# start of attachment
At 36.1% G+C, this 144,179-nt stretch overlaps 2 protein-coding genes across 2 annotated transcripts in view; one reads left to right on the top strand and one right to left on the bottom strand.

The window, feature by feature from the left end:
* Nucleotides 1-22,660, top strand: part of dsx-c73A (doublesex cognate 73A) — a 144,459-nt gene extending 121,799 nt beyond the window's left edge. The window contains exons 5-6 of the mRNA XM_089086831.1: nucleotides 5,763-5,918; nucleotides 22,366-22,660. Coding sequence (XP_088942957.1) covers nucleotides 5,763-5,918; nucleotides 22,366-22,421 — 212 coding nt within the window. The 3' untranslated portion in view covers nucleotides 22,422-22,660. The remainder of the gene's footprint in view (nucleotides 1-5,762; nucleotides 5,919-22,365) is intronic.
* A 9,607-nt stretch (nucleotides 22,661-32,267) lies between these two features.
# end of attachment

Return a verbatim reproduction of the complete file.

At 36.1% G+C, this 144,179-nt stretch overlaps 2 protein-coding genes across 2 annotated transcripts in view; one reads left to right on the top strand and one right to left on the bottom strand.

The window, feature by feature from the left end:
* Nucleotides 1-22,660, top strand: part of dsx-c73A (doublesex cognate 73A) — a 144,459-nt gene extending 121,799 nt beyond the window's left edge. The window contains exons 5-6 of the mRNA XM_089086831.1: nucleotides 5,763-5,918; nucleotides 22,366-22,660. Coding sequence (XP_088942957.1) covers nucleotides 5,763-5,918; nucleotides 22,366-22,421 — 212 coding nt within the window. The 3' untranslated portion in view covers nucleotides 22,422-22,660. The remainder of the gene's footprint in view (nucleotides 1-5,762; nucleotides 5,919-22,365) is intronic.
* A 9,607-nt stretch (nucleotides 22,661-32,267) lies between these two features.